A second exception concerns a prior-existing provider-patient relationship. Breaking this relationship without transferring care to another provider constitutes “abandonment.” For example a patient with whom a healthcare professional has previously established a professional relationship may present in the professional’s office with complaints of fever, muscle ache and abdominal pain. That patient may also have a history showing that he or she recently travelled to an Ebola hot spot or area with a high risk of Ebola. As with any other patient, the provider must provide treatment and/or refer them to another source for treatment. Otherwise, the healthcare professional is at risk for abandonment of the patient.
However, if a patient with whom the healthcare profession has no pre-existing care relationship, and there is no other duty under any other basis (i.e. not an ER physician, or in any other way obligated to treat the patient), then the question becomes is the healthcare professional qualified to treat the patient. In most situations, the professional typically has the legal right to decide whether to accept the patient or not.
Third, the American with Disabilities Act of 1991 prohibits providers from refusing care to patients on the basis of disability.
Lastly, states may have their own laws outlining when providers can and cannot refuse to treat certain patients. For example, the Rhode Island Department of Health recently released a statement providing that, “In Rhode Island, licensed healthcare professionals in active practice are obligated to treat and/or care for Ebola patients, while minimizing the risk of Ebola transmission to self and others.” The statement notes that failure to comply is a potential breach of the state’s healthcare licensing laws and could result in sanctions.
Healthcare providers also operate along ethical principles concerning their duty to treat. The general guideline acts to ensure that the provider does not feel threatened for his or her personal safety. In fact, the preparedness protocols that were designed by the Centers for Disease Control and Prevention (“CDC”) presents a mission to care for those in need, but has an underlying theme of safety as the number one priority. The protocols emphasize that all healthcare workers involved in the care of Ebola patients: (i) must have received repeated training and demonstrated competency in performing all Ebola-related infection control practices and procedures; (ii) should have no skin exposed; and (iii) must have an onsite manager at all times overseeing the safe care of Ebola patients in a facility. Notably, the CDC has also stated that the risk of transmission of Ebola, in and of itself, does not provide a basis for the relaxation of a health professional’s duty to help a patient as the risk of disease transmission is understood and can be readily mitigated.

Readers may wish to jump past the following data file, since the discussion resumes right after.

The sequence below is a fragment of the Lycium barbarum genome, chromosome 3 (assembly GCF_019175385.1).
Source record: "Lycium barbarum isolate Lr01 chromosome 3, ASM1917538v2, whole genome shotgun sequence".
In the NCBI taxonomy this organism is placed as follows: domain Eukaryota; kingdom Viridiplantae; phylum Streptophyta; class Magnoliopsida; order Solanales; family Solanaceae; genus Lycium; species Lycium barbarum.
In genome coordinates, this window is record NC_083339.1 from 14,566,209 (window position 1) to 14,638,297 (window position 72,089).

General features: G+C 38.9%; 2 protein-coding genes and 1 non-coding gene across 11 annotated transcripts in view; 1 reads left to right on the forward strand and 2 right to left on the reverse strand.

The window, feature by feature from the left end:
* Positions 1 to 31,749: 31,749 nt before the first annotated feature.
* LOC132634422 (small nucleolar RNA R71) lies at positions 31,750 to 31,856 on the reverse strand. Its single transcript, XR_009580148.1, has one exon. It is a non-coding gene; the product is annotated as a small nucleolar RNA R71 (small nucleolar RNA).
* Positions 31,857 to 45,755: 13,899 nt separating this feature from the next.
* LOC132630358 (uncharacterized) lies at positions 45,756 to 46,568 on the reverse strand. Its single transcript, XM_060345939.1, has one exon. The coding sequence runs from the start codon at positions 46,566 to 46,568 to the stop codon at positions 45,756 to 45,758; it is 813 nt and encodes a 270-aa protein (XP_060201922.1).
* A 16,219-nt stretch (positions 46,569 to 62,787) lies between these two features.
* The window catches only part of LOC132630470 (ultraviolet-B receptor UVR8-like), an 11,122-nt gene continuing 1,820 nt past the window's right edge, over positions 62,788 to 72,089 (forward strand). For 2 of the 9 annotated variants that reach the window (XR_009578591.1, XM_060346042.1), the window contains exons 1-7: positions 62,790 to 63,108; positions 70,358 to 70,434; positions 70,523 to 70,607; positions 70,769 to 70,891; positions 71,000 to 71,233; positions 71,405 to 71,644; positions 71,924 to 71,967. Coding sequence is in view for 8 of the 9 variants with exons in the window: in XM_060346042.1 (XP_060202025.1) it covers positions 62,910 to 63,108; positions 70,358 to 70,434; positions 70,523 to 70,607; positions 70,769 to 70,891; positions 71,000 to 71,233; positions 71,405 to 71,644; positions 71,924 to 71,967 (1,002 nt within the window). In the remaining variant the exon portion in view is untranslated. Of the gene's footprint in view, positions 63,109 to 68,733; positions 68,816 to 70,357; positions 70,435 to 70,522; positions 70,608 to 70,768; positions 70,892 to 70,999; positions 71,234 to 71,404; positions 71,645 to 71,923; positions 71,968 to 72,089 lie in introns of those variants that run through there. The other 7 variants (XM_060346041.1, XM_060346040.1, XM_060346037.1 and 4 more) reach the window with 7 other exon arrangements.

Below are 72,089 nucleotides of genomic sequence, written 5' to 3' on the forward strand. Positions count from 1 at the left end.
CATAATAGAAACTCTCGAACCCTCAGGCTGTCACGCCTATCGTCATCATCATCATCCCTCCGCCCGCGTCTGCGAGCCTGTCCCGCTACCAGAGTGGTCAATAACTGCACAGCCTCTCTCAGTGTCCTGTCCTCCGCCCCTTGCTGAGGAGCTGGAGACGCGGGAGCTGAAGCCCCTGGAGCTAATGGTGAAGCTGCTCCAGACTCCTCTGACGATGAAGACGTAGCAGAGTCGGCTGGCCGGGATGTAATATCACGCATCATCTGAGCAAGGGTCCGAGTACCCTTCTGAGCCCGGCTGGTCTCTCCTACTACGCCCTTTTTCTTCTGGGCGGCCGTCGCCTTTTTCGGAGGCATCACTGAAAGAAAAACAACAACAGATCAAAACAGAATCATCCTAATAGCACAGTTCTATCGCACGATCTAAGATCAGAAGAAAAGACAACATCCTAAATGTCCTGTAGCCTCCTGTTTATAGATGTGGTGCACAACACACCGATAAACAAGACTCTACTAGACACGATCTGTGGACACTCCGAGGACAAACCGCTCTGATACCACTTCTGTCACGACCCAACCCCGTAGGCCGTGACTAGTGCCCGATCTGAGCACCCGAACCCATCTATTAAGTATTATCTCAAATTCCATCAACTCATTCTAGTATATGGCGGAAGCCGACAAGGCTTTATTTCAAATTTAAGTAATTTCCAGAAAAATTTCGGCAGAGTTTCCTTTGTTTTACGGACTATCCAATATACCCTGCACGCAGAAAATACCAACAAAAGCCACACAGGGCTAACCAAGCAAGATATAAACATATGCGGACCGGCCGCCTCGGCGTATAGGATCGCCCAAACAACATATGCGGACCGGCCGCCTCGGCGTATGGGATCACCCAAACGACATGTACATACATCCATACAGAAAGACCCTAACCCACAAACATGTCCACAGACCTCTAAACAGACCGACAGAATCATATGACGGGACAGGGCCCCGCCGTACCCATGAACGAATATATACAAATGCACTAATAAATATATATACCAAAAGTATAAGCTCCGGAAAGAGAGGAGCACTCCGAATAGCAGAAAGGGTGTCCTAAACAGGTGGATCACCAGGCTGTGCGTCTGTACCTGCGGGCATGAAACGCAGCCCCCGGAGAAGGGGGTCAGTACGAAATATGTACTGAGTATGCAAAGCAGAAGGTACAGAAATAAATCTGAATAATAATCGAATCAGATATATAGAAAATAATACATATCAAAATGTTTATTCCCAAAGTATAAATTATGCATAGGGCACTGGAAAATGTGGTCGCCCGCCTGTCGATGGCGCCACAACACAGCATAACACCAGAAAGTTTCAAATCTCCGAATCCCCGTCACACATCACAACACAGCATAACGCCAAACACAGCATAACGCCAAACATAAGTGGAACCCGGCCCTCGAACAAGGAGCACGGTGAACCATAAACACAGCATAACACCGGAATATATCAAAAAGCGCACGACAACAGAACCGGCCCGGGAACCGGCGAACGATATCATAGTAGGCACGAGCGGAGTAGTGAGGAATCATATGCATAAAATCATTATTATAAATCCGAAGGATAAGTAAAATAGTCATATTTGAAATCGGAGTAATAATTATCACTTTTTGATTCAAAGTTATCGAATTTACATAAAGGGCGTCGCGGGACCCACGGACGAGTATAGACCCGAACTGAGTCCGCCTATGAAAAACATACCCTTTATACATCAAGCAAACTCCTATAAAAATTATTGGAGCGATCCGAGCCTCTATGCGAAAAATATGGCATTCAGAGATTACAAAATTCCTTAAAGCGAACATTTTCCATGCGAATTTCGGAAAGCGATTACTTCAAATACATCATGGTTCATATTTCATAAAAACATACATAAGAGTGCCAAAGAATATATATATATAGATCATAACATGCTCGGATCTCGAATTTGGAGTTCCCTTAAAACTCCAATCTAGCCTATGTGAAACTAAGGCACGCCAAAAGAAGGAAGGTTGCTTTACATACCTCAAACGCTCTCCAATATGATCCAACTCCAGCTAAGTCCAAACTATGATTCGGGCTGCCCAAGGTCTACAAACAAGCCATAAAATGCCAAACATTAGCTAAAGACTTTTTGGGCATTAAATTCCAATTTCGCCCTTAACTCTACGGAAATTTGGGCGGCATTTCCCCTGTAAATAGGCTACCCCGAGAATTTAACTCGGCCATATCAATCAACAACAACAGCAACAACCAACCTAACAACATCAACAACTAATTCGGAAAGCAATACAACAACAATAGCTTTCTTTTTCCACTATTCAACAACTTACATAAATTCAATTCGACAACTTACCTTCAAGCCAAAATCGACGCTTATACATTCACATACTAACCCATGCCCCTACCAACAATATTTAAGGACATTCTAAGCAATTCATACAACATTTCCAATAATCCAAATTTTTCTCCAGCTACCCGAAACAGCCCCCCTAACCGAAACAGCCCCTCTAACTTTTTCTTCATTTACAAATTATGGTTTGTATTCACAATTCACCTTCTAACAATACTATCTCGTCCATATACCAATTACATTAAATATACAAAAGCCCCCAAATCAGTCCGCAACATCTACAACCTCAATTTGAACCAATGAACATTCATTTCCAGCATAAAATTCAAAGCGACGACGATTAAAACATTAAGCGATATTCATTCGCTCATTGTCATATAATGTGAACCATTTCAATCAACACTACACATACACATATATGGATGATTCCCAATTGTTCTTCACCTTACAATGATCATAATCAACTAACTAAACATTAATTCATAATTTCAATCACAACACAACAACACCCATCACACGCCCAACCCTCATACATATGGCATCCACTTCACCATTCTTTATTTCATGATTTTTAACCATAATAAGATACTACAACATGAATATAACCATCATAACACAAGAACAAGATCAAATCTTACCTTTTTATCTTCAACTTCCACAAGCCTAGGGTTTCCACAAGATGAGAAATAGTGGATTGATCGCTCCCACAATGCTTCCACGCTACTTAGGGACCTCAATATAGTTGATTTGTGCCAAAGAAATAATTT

Ultimately, the decision to treat an Ebola patient is fact dependent, based on the overall safety of the healthcare professional. For example, a healthcare worker may be situated in a rural area without proper equipment and without any safety mechanisms in place. If the professional is confronted with a patient diagnosed with Ebola and in the active stages of the disease, the ethical concerns may be trumped by treatment concerns. Similarly, a leading medical ethicist, Dr. Joseph J. Fins, has stated that a medical team should not try to resuscitate an Ebola patient whose heart has stopped beating. Dr. Finns explained that the risks of cardiopulmonary resuscitation efforts are too great for health care workers and even for some Ebola patients whose heartbeat is restored.
On the other hand, a healthcare professional may work in a health system that is ripe with safety protocols and mechanisms available. If that professional is confronted with a patient diagnosed with Ebola, the concern for personal safety may not outweigh the ethical duty to treat. Ultimately, it will be a decision for the healthcare professional to make concerning his or her personal safety.
Conflicting laws, ethical guidelines and varying circumstances have created great uncertainty about the duty to treat. In fact, the decision whether the duty to treat trumps safety concerns has sparked a thorny debate at hospitals across the country along with a call for national guidelines. See U.S. Hospitals Weigh Staff Safety, WSJ (October 31, 2014).